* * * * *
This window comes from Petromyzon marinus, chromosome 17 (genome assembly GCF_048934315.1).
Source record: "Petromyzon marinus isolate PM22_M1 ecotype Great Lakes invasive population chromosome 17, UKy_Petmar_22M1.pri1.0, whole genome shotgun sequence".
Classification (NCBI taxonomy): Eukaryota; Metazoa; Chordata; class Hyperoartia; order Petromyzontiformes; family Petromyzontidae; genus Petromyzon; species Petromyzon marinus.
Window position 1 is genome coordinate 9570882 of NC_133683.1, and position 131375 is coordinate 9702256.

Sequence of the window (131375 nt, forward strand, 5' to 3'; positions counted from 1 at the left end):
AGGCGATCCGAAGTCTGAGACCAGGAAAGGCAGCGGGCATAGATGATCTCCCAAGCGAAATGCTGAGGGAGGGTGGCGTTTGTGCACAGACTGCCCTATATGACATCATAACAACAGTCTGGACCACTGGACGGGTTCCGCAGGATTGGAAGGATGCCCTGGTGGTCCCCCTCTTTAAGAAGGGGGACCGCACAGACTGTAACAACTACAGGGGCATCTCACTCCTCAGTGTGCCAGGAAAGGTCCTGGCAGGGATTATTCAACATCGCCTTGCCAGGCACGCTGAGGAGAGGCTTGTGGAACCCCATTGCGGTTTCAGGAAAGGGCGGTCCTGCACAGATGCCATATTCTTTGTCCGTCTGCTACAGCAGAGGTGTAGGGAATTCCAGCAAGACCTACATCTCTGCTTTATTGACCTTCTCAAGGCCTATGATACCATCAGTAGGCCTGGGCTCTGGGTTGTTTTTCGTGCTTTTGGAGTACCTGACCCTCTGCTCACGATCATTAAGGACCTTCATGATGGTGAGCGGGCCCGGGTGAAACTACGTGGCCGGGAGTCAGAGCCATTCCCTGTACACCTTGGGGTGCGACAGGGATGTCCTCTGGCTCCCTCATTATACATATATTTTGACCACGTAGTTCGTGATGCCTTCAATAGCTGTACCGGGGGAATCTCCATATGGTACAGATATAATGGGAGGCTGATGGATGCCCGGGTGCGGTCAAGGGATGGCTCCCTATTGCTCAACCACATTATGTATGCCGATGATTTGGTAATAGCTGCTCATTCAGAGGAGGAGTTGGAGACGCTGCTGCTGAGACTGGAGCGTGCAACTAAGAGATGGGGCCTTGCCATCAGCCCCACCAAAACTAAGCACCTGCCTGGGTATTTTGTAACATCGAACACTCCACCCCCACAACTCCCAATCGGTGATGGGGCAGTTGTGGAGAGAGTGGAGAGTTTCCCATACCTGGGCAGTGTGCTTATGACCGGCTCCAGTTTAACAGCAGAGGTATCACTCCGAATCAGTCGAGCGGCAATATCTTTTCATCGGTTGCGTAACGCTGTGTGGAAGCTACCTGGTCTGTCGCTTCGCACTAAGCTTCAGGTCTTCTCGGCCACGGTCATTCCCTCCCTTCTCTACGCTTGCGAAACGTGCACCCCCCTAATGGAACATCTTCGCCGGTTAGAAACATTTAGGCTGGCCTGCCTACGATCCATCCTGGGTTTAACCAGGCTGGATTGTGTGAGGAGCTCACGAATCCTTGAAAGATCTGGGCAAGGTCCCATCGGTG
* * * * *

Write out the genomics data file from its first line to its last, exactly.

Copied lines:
This window comes from Petromyzon marinus, chromosome 17 (genome assembly GCF_048934315.1).
Source record: "Petromyzon marinus isolate PM22_M1 ecotype Great Lakes invasive population chromosome 17, UKy_Petmar_22M1.pri1.0, whole genome shotgun sequence".
Classification (NCBI taxonomy): Eukaryota; Metazoa; Chordata; class Hyperoartia; order Petromyzontiformes; family Petromyzontidae; genus Petromyzon; species Petromyzon marinus.
Window position 1 is genome coordinate 9570882 of NC_133683.1, and position 131375 is coordinate 9702256.

Sequence of the window (131375 nt, forward strand, 5' to 3'; positions counted from 1 at the left end):
AGGCGATCCGAAGTCTGAGACCAGGAAAGGCAGCGGGCATAGATGATCTCCCAAGCGAAATGCTGAGGGAGGGTGGCGTTTGTGCACAGACTGCCCTATATGACATCATAACAACAGTCTGGACCACTGGACGGGTTCCGCAGGATTGGAAGGATGCCCTGGTGGTCCCCCTCTTTAAGAAGGGGGACCGCACAGACTGTAACAACTACAGGGGCATCTCACTCCTCAGTGTGCCAGGAAAGGTCCTGGCAGGGATTATTCAACATCGCCTTGCCAGGCACGCTGAGGAGAGGCTTGTGGAACCCCATTGCGGTTTCAGGAAAGGGCGGTCCTGCACAGATGCCATATTCTTTGTCCGTCTGCTACAGCAGAGGTGTAGGGAATTCCAGCAAGACCTACATCTCTGCTTTATTGACCTTCTCAAGGCCTATGATACCATCAGTAGGCCTGGGCTCTGGGTTGTTTTTCGTGCTTTTGGAGTACCTGACCCTCTGCTCACGATCATTAAGGACCTTCATGATGGTGAGCGGGCCCGGGTGAAACTACGTGGCCGGGAGTCAGAGCCATTCCCTGTACACCTTGGGGTGCGACAGGGATGTCCTCTGGCTCCCTCATTATACATATATTTTGACCACGTAGTTCGTGATGCCTTCAATAGCTGTACCGGGGGAATCTCCATATGGTACAGATATAATGGGAGGCTGATGGATGCCCGGGTGCGGTCAAGGGATGGCTCCCTATTGCTCAACCACATTATGTATGCCGATGATTTGGTAATAGCTGCTCATTCAGAGGAGGAGTTGGAGACGCTGCTGCTGAGACTGGAGCGTGCAACTAAGAGATGGGGCCTTGCCATCAGCCCCACCAAAACTAAGCACCTGCCTGGGTATTTTGTAACATCGAACACTCCACCCCCACAACTCCCAATCGGTGATGGGGCAGTTGTGGAGAGAGTGGAGAGTTTCCCATACCTGGGCAGTGTGCTTATGACCGGCTCCAGTTTAACAGCAGAGGTATCACTCCGAATCAGTCGAGCGGCAATATCTTTTCATCGGTTGCGTAACGCTGTGTGGAAGCTACCTGGTCTGTCGCTTCGCACTAAGCTTCAGGTCTTCTCGGCCACGGTCATTCCCTCCCTTCTCTACGCTTGCGAAACGTGCACCCCCCTAATGGAACATCTTCGCCGGTTAGAAACATTTAGGCTGGCCTGCCTACGATCCATCCTGGGTTTAACCAGGCTGGATTGTGTGAGGAGCTCACGAATCCTTGAAAGATCTGGGCAAGGTCCCATCGGTG